Partopour was reportedly among a number of people aboard a Lufthansa flight who had previously been blocked from entering the country by Trump’s executive order but were now being allowed through. Their arrivals could be significant, suggesting there is at least some temporary leeway in the ban on citizens from seven Muslim-majority countries.
A Boston Globe reporter at the airport wrote on Twitter that a woman from Iraq was the first to make her way past Customs and Border Protection into the U.S. The reporter wrote that she embraced family amid cheers from a crowd that had gathered.
Also on the flight was reportedly Samira Asgari, an Iranian scientist who was headed to Boston to conduct research at Brigham and Women’s Hospital. Asgari tried twice to board flights to the United States but was turned away because of the ban. A volunteer legal team operating at the airport posted a picture of her at the airport on Twitter.
It was unclear how, exactly, Partopour and others were allowed to board a U.S.-bound plane and then enter the country through Boston. Wamback said Partopour’s visa had been issued before the executive order but was delayed in getting to him through the mail. Alison Duffy, another school spokeswoman, said Partopour, a PhD student in chemical engineering, had been working on a project in Germany but had returned to Iran to renew his visa. She said she believed he had not previously attempted to come back to the country, mindful that he might be stopped by the executive order.
“We just want this student back here doing his work,” Duffy said.
On Thursday, before the flight had landed, spokeswomen from the Department of Justice and Department of Homeland Security said they would have to research the matter. They did not return messages Friday after the flight had landed.
After Trump’s order, the State Department revoked all valid nonimmigrant and immigrant visas of nationals of Iraq, Iran, Libya, Somalia, Sudan, Syria and Yemen. In a letter, Edward J. Ramotowski, State Department deputy assistant secretary for the Bureau of Consular Affairs, said the revocation would not apply to “any visa exempted on the basis of a determination made by the secretaries of State and Homeland Security,” and those exemptions would be determined “on a case-by-case basis, and when in the national interest.”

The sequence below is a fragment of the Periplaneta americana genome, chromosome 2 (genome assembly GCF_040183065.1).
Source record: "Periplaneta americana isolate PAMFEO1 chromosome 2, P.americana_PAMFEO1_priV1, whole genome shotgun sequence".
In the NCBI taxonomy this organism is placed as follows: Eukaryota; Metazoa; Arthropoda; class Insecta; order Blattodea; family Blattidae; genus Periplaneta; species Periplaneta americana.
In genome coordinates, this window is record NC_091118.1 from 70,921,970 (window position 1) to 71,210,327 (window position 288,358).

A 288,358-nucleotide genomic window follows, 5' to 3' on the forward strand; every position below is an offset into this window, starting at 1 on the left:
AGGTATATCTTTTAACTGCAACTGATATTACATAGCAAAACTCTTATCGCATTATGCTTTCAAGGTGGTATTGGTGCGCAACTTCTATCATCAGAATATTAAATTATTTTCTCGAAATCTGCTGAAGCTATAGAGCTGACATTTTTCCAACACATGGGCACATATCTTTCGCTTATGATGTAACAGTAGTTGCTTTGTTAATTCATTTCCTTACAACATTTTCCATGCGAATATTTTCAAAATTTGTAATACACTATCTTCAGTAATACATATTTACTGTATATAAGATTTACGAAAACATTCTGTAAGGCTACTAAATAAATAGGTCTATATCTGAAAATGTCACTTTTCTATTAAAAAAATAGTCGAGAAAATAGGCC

The airline Lufthansa had posted on its website Thursday night a vague notice that Trump’s executive order was “suspended” on flights to Boston, where a federal court had declared that — at least until Sunday — no one was to be detained or removed who “absent the executive order, would be legally authorized to enter the United States.”
The airline, though, said that only those with “valid travel documents” would be eligible to board. That would apparently not be the case for the tens of thousands of people whose visas were revoked. Lufthansa later removed the language about the executive order being suspended.
Christina Semmel, a spokeswoman for Lufthansa, declined to comment on when the airline began allowing travel to Boston. She said Lufthansa was simply following guidance it and other carriers had received from U.S. Customs and Border Protection officials.
“The airline community commenced transporting passengers and accepting bookings after CPB confirmed it was abiding by the Massachusetts court order,” she said.
A Customs and Border Protection official from Boston emailed airlines on Sunday and declared it was “unlawful to bring into the United States any alien who does not have a valid passport and an unexpired visa,” according to a copy of the message obtained by The Washington Post.
Officials with the ACLU nonetheless hailed the news, declaring on Twitter that Lufthansa was “now boarding travelers from the seven banned countries” in accordance with the order of the federal court in Massachusetts. On Friday, government lawyers argued that order — which is set to expire on Sunday — was no longer necessary, and a judge said he would take their arguments under advisement and issue a ruling later. The ACLU is pushing to have the order extended.